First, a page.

In a major speech this morning here in New York City that focused a great deal of attention on the role of the American citizen in homeland security, Secretary Janet Napolitano said that “for too long, we’ve treated the public as a liability to be protected rather than an asset in our nation’s collective security” and promised that there would be increased focus on “creating a culture of awareness and preparation” where “every individual understands their role.”
The speech was delivered at the Council on Foreign Relations in Manhattan. A transcript as well as the video and audio can be found on the Council’s website here.
Janet Napolitano speaks to the Council on Foreign Relations this morning (Photo by Chris Hondros/Getty Images North America)
Below are some excerpts from the speech that I thought were particularly notable on the public’s role and responsibilities in homeland security. I have excerpted a lot because I think it signals a significant commitment from the Secretary to inform, involve and engage the citizenry going forward:
“I will speak candidly about the urgent need to refocus our counterterror approach, to make it a shared endeavor, to make it more layered, networked and resilient, to make it smarter and more adaptive and to make sure that as a country, as a nation, we are at the point where we are in a constant state of preparedness and not a state of fear.
The challenge is not just using federal power to protect the country, but also enlisting a much broader societal response to the threats that terrorism poses.
Now, a wise approach to keeping America secure should be rooted in the values that define our nation, values like resilience, shared responsibility, standing up for what is right. These are the values that led us to fight and win two world wars, that were on display in the dark days after the September 11th attacks. We must embrace them again now.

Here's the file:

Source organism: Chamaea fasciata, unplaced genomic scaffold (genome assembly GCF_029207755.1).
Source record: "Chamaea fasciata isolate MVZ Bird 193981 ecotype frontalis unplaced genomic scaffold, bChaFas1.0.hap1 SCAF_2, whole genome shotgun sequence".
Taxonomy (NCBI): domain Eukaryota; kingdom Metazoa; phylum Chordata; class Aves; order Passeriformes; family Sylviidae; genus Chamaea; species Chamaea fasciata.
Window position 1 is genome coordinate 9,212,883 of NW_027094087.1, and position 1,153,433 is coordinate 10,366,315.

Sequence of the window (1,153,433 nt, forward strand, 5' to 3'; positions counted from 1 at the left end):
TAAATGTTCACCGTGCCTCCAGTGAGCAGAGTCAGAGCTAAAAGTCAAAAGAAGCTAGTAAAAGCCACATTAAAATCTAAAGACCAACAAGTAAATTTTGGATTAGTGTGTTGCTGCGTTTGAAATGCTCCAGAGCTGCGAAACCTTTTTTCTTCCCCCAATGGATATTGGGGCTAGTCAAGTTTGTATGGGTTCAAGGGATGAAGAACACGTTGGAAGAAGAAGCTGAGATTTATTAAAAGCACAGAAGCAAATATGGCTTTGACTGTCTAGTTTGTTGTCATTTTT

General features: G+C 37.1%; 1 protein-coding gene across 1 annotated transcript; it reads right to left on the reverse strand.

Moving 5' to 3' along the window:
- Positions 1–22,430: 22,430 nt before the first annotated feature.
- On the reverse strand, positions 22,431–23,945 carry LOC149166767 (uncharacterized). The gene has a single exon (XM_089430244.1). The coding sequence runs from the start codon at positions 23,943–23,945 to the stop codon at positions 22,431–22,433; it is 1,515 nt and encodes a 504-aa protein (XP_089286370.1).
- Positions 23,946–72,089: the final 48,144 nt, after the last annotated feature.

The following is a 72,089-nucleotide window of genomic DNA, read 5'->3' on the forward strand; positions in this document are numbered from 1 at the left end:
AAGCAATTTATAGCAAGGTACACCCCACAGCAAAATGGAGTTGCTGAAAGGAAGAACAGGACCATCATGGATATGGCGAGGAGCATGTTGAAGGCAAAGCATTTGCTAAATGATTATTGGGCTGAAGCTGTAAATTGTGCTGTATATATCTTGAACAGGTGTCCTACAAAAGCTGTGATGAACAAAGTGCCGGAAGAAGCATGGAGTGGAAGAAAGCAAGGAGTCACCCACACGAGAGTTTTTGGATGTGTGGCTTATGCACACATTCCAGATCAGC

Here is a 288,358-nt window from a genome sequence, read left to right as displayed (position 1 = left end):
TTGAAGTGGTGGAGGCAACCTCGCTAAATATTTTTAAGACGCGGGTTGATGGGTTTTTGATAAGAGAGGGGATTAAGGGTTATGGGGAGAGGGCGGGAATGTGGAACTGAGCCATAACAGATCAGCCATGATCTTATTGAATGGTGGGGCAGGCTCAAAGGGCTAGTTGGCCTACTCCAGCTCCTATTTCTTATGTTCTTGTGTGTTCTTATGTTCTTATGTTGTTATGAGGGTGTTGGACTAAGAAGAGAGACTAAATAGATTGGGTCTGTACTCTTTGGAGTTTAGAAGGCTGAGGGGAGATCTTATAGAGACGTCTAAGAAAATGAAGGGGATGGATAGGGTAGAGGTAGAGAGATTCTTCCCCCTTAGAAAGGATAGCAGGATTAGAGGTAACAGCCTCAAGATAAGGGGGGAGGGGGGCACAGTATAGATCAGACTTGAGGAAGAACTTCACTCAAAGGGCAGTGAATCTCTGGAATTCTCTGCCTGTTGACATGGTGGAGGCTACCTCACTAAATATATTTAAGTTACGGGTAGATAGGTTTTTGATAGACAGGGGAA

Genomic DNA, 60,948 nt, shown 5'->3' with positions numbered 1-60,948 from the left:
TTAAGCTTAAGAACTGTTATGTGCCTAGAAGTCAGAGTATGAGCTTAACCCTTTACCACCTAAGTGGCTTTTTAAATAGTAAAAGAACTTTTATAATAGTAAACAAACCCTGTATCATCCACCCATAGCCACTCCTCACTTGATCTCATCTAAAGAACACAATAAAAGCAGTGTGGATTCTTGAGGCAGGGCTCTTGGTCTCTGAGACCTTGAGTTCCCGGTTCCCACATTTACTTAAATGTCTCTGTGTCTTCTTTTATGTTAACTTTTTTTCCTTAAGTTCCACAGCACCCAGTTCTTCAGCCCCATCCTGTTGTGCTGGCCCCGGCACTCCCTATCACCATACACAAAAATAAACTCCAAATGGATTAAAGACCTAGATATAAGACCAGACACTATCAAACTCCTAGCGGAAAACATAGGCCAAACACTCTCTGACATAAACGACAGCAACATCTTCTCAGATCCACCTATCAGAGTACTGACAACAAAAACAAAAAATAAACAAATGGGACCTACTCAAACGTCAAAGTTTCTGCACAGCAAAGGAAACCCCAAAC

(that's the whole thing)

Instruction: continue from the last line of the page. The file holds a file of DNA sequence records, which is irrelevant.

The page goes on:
So how do we secure our homeland and stay true to our values? We do it with four levels of collective response. It starts with the American people. From there, it extends to local law enforcement, and from there up to the federal government, and then finally out beyond our shores, where America’s international allies can serve and do serve as partners in a collective fight against terrorism…
So what is the right response, and what are we doing? As I mentioned earlier, there are four layers, and the place we start is the work of engaging the American people in our collective effort. I’m often asked if complacency is a threat in the United States, and I believe the short answer is yes. But I think a better question is this: Has the United States government done everything it can to educate and engage the American people? The answer there is no. For too long we’ve treated the public as a liability to be protected rather than an asset in our nation’s collective security. And this approach, unfortunately, has allowed confusion, anxiety and fear to linger.
Let me stress, this is no small matter. This is a first-order issue for us. The consequences of living in a state of fear rather than a state of preparedness are enormous. We may be better prepared as a nation than we were on 9/11, but we are nowhere near as prepared as we need to be. There are, of course, aspects of countering the terror threat that are inherently governmental, but the smart government is one that knows what it does best and which helps others do their best as well.
So here’s how we’re looking at this. First, with respect to individuals and the private sector, we’re taking a much closer look at how we can support and inform our greatest asset, individual citizens, and with them the private sector. You are the ones who know if something is not right in your communities, such as a suspicious package or unusual activity.